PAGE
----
Google Nest Wi-Fi is a series of mesh-capable Wi-Fi routers and add-on points part of Google’s Nest family of products. It is the successor of Google Wi-Fi. The first generation was announced on October 4, 2016, and launched on December 5, 2016, in the United States.
802.11ac connection with 2.4 GHz and 5 GHz channels, 2×2 antennas, and beamforming capability is included in the first version of Google Wi-Fi. The second version was unveiled on October 15, 2019, during the Pixel 4 hardware launch, and sold in the United States on November 4, 2019. It features a quad-core processor, 512 MB RAM, 4 GB flash memory, and two gigabit Ethernet interfaces. A companion mobile app can control access to Wi-Fi. If you’re facing issues with this certain address 192.168.15.1 , we suggest you check out this article.
When the system is registered, a new “Wi-Fi” button appears at the top of the Home app, which, when tapped, takes you to the Nest Wi-Fi dashboard page. This is lovely and simple: you can check your internet status at a glance, see how many mesh points and clients are connected, and choose to give one device priority access.
You may also experiment with previously only available features in the Google Wi-Fi app, such as setting up parental controls. You may assign devices to custom groups and enforce timetables and SafeSearch on a per-group basis, as well as halt internet access for chosen groups with a single swipe.
The option to enable you may find the guest network towards the bottom of the dashboard. It’s turned off by default, but you can give it a name and password, as well as choose which particular devices will be visible from the guest network, allowing you to let visitors connect to your printer but not your desktop PC, for example.
The Nest Wi-Fi router may handle up to 100 connected devices, and you can link up to 100 devices to the Nest Wi-Fi point. It’s also fast enough to stream several 4K videos (dependent on your ISP broadband connection).
Coverage For The Whole House
The Nest Wi-Fi router connects to your modem and produces a robust, dependable Wi-Fi network. The Nest Wi-Fi hotspots that come with the device are used to extend Wi-Fi coverage. You’ll be linked to the quickest Wi-Fi hotspot as you go from room to room. The Nest Wi-Fi point also has a smart speaker with music capabilities and Google Assistant compatibility.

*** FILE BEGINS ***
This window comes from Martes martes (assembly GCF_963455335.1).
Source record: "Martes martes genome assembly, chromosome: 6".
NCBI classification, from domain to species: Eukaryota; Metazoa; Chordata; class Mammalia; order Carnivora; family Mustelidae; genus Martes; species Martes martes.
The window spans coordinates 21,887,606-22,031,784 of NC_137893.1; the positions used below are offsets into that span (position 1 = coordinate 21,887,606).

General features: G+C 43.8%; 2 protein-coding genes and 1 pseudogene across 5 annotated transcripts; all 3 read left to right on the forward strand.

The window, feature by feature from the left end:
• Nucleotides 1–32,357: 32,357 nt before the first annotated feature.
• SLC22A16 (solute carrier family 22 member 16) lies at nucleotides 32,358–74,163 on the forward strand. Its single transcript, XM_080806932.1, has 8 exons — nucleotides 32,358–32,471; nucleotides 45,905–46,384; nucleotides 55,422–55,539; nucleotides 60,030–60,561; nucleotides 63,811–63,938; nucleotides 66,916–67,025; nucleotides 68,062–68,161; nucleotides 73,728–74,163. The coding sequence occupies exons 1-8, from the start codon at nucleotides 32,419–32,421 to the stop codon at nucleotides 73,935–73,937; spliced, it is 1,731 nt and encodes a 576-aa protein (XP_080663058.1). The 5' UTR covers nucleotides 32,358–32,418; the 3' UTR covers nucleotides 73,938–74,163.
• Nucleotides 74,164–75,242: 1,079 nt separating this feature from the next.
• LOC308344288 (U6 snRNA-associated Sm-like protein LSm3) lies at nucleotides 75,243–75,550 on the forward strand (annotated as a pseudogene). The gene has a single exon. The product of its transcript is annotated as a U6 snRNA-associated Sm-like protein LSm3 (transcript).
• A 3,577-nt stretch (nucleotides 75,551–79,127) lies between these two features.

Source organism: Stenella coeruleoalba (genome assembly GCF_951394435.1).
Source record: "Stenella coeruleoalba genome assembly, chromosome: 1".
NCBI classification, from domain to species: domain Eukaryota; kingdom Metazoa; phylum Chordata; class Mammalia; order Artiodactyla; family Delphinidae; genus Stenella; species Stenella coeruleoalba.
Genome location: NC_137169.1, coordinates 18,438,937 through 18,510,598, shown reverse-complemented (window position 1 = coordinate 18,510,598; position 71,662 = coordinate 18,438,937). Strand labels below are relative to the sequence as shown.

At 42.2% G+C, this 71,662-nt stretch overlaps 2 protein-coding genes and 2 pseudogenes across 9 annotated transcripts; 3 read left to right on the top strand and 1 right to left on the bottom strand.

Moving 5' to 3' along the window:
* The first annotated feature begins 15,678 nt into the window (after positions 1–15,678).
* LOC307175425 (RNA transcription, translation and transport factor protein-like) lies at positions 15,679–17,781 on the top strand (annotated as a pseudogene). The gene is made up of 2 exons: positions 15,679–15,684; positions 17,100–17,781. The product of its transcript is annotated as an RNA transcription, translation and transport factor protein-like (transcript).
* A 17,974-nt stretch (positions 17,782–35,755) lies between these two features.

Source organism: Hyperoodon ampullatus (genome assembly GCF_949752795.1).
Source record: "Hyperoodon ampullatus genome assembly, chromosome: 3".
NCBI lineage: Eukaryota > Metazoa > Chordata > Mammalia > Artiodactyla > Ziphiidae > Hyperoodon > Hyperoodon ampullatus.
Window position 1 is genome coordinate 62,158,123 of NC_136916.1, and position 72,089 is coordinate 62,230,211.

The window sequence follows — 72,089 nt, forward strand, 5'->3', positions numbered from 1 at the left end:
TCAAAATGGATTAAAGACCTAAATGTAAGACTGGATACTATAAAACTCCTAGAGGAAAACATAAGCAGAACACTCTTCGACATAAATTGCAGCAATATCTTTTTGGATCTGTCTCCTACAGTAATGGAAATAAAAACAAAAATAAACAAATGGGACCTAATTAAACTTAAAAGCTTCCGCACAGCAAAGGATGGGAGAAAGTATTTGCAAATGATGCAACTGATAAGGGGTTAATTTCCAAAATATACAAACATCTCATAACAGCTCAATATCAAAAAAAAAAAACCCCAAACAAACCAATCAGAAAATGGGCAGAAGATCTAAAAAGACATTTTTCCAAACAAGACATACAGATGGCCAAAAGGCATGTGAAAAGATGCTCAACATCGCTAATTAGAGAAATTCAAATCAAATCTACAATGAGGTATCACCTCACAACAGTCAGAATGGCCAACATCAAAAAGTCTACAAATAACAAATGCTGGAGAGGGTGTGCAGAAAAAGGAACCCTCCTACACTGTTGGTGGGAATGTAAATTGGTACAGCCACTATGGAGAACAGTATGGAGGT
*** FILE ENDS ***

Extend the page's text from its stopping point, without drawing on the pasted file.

Google Wi-Fi v/s Nest Wi-Fi
Google Wi-Fi has its control program that leads you through the setup process and gives you basic controls. It doesn’t have as many complex functions as a gaming router, so it’s not suitable for those who want a lot of advanced network options at their fingertips.
Nest Wi-Fi’s controls have been moved to the Google Home app, allowing you to operate your network alongside Google Assistant smart speakers and other compatible smart home devices. Although it’s more streamlined and more straightforward than the old Google Wi-Fi app options, you can still use those controls with Nest Wi-Fi if you like. You can conduct a fast speed test from the app, and you can group devices to rapidly turn their Wi-Fi connectivity on and off, in addition to parental controls and other user-friendly features.
With its Nest Wi-Fi mesh routers ($269 for the 2-pack we evaluated), Google proved that beautiful things could come in small packaging. The small mesh units can provide a strong Wi-Fi signal throughout a home, and they even include a built-in Google Home speaker for voice commands and music playback, giving owners the same intelligent speaker control as the Netgear Orbi Voice, an expensive add-on to our previous best mesh Wi-Fi system, the Netgear Orbi.
People want more personalized options and a more excellent range from single devices. The Nest Wi-Fi kit is not perfect, and it is smaller and less expensive than Netgear Orbi with Orbi Voice extension and more potent than the current Eero mesh system compared to rival mesh systems. In other words, when it comes to transmitting Wi-Fi data and music, the two-piece package has the upper hand.